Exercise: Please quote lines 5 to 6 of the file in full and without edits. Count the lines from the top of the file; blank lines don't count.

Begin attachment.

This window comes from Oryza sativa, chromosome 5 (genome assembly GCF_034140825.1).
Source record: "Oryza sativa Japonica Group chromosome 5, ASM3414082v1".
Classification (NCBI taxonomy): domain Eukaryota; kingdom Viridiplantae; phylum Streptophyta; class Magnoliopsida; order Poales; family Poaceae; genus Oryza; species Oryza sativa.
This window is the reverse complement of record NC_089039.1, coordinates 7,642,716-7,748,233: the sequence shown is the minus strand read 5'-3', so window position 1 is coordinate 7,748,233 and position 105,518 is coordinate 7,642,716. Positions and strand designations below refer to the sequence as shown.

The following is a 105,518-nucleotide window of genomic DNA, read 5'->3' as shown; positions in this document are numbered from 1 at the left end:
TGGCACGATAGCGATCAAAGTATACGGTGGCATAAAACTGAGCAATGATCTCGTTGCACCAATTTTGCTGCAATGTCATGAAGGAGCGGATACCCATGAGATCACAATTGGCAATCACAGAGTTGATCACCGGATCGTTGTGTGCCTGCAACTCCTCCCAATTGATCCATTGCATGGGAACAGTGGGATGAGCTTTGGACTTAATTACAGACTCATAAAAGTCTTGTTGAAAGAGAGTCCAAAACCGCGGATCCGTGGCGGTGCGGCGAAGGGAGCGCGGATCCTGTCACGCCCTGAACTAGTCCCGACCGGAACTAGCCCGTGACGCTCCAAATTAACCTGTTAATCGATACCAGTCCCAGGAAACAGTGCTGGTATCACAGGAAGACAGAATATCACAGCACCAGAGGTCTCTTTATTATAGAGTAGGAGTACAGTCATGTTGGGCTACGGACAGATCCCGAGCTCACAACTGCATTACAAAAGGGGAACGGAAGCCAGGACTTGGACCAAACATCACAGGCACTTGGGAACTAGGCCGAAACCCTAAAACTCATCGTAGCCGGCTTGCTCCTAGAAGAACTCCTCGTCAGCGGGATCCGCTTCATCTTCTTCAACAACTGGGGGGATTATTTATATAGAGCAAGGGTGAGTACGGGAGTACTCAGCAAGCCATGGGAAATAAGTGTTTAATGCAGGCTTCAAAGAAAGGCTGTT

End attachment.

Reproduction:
The following is a 105,518-nucleotide window of genomic DNA, read 5'->3' as shown; positions in this document are numbered from 1 at the left end:
TGGCACGATAGCGATCAAAGTATACGGTGGCATAAAACTGAGCAATGATCTCGTTGCACCAATTTTGCTGCAATGTCATGAAGGAGCGGATACCCATGAGATCACAATTGGCAATCACAGAGTTGATCACCGGATCGTTGTGTGCCTGCAACTCCTCCCAATTGATCCATTGCATGGGAACAGTGGGATGAGCTTTGGACTTAATTACAGACTCATAAAAGTCTTGTTGAAAGAGAGTCCAAAACCGCGGATCCGTGGCGGTGCGGCGAAGGGAGCGCGGATCCTGTCACGCCCTGAACTAGTCCCGACCGGAACTAGCCCGTGACGCTCCAAATTAACCTGTTAATCGATACCAGTCCCAGGAAACAGTGCTGGTATCACAGGAAGACAGAATATCACAGCACCAGAGGTCTCTTTATTATAGAGTAGGAGTACAGTCATGTTGGGCTACGGACAGATCCCGAGCTCACAACTGCATTACAAAAGGGGAACGGAAGCCAGGACTTGGACCAAACATCACAGGCACTTGGGAACTAGGCCGAAACCCTAAAACTCATCGTAGCCGGCTTGCTCCTAGAAGAACTCCTCGTCAGCGGGATCCGCTTCATCTTCTTCAACAACTGGGGGGATTATTTATATAGAGCAAGGGTGAGTACGGGAGTACTCAGCAAGCCATGGGAAATAAGTGTTTAATGCAGGCTTCAAAGAAAGGCTGTT